# verifying,simplifying, factoring trigs

• Apr 26th 2009, 07:53 PM
dmak263
verifying,simplifying, factoring trigs
I think I've tried every way possible, except the correct way.
Write the identity algebraically
1) (1+csc x)/(cot x + cos x)=sec x

factor the expression and use the fundamental identities to simplify
2)sec^4 x - tan^4 x

rewrite the expression so that it is not in fractional form.
3)tan^2 x/csc x + 1
• Apr 26th 2009, 09:55 PM
Prove It
Quote:

Originally Posted by dmak263
I think I've tried every way possible, except the correct way.
Write the identity algebraically
1) (1+csc x)/(cot x + cos x)=sec x

factor the expression and use the fundamental identities to simplify
2)sec^4 x - tan^4 x

rewrite the expression so that it is not in fractional form.
3)tan^2 x/csc x + 1

1. $\displaystyle \frac{1 + \csc{x}}{\cot{x} + \cos{x}} = \frac{1 + \frac{1}{\sin{x}}}{\frac{\cos{x}}{\sin{x}} + \cos{x}}$

$\displaystyle = \frac{\frac{\sin{x} + 1}{\sin{x}}}{\frac{\cos{x} + \cos{x}\sin{x}}{\sin{x}}}$

$\displaystyle = \frac{\sin{x} + 1}{\sin{x}} \times \frac{\sin{x}}{\cos{x} + \cos{x}\sin{x}}$

$\displaystyle = \frac{\sin{x} + 1}{\cos{x} + \cos{x}\sin{x}}$

$\displaystyle = \frac{\sin{x} + 1}{\cos{x}(\sin{x} + 1)}$

$\displaystyle = \frac{1}{\cos{x}}$

$\displaystyle = \sec{x}$.
• Apr 26th 2009, 10:02 PM
Prove It
Quote:

Originally Posted by dmak263
I think I've tried every way possible, except the correct way.
Write the identity algebraically
1) (1+csc x)/(cot x + cos x)=sec x

factor the expression and use the fundamental identities to simplify
2)sec^4 x - tan^4 x

rewrite the expression so that it is not in fractional form.
3)tan^2 x/csc x + 1

2. $\displaystyle \sec^4{x} - \tan^4{x} = (\sec^2{x})^2 - (\tan^2{x})^2$

$\displaystyle = (\sec^2{x} + \tan^2{x})(\sec^2{x} - \tan^2{x})$

$\displaystyle = \left(\frac{1}{\cos^2{x}} + \frac{\sin^2{x}}{\cos^2{x}}\right)\left(\frac{1}{\ cos^2{x}} - \frac{\sin^2{x}}{\cos^2{x}}\right)$

$\displaystyle = \left(\frac{1 + \sin^2{x}}{\cos^2{x}}\right)\left(\frac{1 - \sin^2{x}}{\cos^2{x}}\right)$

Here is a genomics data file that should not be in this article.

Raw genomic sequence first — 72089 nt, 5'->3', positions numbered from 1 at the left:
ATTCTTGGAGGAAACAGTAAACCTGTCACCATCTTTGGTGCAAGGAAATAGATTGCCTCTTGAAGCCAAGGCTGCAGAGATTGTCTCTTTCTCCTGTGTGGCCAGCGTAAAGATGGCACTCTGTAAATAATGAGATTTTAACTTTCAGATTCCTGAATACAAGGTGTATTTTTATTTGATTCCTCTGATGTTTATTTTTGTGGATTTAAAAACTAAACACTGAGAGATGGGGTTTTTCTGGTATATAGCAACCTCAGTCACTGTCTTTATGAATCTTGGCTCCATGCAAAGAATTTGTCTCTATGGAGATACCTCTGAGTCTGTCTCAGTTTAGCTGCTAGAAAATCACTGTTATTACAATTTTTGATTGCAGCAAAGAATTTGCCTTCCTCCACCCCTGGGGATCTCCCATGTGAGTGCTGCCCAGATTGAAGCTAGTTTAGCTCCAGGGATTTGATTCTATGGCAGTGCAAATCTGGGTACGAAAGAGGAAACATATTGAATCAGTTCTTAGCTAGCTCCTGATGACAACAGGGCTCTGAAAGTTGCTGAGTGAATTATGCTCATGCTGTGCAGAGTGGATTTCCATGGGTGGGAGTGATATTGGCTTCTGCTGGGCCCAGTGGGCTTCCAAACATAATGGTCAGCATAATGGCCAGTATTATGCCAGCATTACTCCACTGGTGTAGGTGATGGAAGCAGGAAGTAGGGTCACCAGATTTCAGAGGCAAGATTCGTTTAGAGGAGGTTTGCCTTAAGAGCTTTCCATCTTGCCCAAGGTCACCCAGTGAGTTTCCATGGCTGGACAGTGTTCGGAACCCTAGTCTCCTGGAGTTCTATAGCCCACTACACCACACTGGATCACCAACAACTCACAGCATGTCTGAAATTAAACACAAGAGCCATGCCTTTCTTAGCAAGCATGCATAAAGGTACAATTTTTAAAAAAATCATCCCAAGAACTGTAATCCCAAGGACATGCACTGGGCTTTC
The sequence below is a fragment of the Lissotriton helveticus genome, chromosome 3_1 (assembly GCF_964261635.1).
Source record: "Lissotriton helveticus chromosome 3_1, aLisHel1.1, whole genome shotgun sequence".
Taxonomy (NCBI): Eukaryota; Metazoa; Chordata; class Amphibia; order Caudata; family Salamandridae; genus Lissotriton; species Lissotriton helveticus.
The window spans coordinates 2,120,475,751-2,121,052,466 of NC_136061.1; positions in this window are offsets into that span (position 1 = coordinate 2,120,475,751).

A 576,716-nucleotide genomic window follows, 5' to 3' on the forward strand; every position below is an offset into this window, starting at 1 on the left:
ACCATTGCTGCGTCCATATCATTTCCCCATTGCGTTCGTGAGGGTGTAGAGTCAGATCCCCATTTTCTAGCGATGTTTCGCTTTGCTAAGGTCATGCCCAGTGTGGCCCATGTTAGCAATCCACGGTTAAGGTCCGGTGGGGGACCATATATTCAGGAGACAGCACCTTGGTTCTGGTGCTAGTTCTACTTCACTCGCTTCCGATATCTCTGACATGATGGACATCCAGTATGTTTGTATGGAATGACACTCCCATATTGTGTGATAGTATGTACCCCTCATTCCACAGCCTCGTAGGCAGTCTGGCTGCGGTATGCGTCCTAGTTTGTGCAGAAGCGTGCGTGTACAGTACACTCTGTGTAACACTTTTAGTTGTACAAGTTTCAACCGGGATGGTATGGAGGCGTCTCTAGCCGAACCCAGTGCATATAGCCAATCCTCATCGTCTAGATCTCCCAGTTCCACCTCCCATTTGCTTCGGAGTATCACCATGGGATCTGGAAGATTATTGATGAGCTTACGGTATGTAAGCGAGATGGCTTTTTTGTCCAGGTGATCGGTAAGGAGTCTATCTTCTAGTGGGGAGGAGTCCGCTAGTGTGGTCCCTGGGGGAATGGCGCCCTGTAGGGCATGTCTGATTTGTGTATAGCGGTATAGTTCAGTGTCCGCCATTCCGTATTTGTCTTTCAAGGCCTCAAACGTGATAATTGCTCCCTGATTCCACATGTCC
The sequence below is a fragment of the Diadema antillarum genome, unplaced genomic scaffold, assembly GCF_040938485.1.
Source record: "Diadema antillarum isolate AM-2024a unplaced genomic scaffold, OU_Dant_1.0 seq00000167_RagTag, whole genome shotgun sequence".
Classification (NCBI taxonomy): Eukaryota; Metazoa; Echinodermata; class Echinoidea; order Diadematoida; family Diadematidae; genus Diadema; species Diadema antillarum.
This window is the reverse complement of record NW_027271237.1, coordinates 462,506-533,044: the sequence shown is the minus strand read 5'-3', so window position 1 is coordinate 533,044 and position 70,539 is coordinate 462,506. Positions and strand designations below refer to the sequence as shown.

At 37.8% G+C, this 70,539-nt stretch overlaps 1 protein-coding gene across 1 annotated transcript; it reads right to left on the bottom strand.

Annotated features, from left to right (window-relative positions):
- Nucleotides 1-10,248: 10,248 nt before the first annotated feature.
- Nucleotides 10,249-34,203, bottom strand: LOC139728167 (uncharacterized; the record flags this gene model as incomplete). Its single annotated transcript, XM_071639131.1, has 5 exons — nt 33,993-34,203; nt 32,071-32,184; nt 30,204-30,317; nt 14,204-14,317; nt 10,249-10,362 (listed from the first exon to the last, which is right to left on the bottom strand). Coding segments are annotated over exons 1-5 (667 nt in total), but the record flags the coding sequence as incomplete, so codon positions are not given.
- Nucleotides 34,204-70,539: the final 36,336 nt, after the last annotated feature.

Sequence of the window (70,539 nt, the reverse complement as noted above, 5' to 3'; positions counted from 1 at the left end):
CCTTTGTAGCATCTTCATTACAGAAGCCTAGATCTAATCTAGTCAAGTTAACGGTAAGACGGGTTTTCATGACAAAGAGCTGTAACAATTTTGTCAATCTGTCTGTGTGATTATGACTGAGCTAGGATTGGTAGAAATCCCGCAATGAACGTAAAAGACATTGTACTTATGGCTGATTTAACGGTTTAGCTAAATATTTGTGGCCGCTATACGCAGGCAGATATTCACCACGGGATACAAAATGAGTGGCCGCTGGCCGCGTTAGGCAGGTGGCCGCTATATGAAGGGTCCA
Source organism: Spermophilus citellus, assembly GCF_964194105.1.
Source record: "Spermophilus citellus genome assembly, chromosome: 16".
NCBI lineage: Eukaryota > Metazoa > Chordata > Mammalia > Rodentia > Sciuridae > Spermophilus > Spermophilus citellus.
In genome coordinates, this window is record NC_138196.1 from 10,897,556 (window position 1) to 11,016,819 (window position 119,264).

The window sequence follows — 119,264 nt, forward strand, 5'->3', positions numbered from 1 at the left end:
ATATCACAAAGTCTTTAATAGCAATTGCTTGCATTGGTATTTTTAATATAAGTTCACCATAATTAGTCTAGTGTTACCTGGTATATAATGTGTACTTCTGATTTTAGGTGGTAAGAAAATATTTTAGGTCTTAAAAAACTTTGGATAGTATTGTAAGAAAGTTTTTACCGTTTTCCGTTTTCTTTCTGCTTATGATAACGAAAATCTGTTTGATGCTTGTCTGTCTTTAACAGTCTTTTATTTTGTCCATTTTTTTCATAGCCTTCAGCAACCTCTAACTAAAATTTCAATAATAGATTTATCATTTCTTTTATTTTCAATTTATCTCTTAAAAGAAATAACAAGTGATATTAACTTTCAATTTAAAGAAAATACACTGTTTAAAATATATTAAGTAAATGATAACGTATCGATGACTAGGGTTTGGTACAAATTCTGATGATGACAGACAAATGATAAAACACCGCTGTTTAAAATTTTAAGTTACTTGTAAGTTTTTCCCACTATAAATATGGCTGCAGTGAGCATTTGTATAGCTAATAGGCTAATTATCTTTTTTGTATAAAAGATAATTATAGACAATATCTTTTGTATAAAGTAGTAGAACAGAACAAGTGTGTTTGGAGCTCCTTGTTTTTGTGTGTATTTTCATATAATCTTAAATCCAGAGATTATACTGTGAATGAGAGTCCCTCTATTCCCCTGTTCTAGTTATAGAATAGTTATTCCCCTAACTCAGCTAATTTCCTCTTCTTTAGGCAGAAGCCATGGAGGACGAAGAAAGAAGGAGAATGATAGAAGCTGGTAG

$\displaystyle = \left(\frac{1 + \sin^2{x}}{\cos^2{x}}\right)\left(\frac{\cos^2{x}} {\cos^2{x}}\right)$

$\displaystyle = \frac{1 + \sin^2{x}}{\cos^2{x}}$

$\displaystyle = \frac{1 + 1 - \cos^2{x}}{\cos^2{x}}$

$\displaystyle = \frac{2 - \cos^2{x}}{\cos^2{x}}$

$\displaystyle = \frac{2}{\cos^2{x}} - \frac{\cos^2{x}}{\cos^2{x}}$

$\displaystyle = 2\sec^2{x} - 1$.
• Apr 26th 2009, 10:45 PM
Prove It
Quote:

Originally Posted by dmak263
I think I've tried every way possible, except the correct way.
Write the identity algebraically
1) (1+csc x)/(cot x + cos x)=sec x

factor the expression and use the fundamental identities to simplify
2)sec^4 x - tan^4 x

rewrite the expression so that it is not in fractional form.
3)tan^2 x/csc x + 1

3. Is this $\displaystyle \frac{\tan^2{x}}{\csc{x} + 1}$ or $\displaystyle \frac{\tan^2{x}}{\csc{x}} + 1$?
• Apr 27th 2009, 09:04 AM
dmak263
for #3, it's the first equation.
• Apr 27th 2009, 10:04 AM
masters
Quote:

Originally Posted by Prove It
3. Is this $\displaystyle \frac{\tan^2{x}}{\csc{x} + 1}$ or $\displaystyle \frac{\tan^2{x}}{\csc{x}} + 1$?

Quote:

Originally Posted by dmak263
for #3, it's the first equation.

Hi dmak263,

$\displaystyle \frac{\tan^2{x}}{\csc{x} + 1}$

Multiply top and bottom by $\displaystyle \csc x - 1$, and recall that $\displaystyle \csc^2 x-1=\cot^2 x$

$\displaystyle \frac{\tan^2 x(\csc x - 1)}{\csc^2 x - 1}=\frac{\tan^2 x(\csc x - 1)}{\cot^2 x}=\frac{\tan^2 x(\csc x - 1)}{\frac{1}{\tan^2 x}}=\tan^4 x(\csc x-1)$
• Apr 27th 2009, 11:11 AM
dmak263
I'm lost for words realizing how easy that was. Didn't see it at all. Thank you.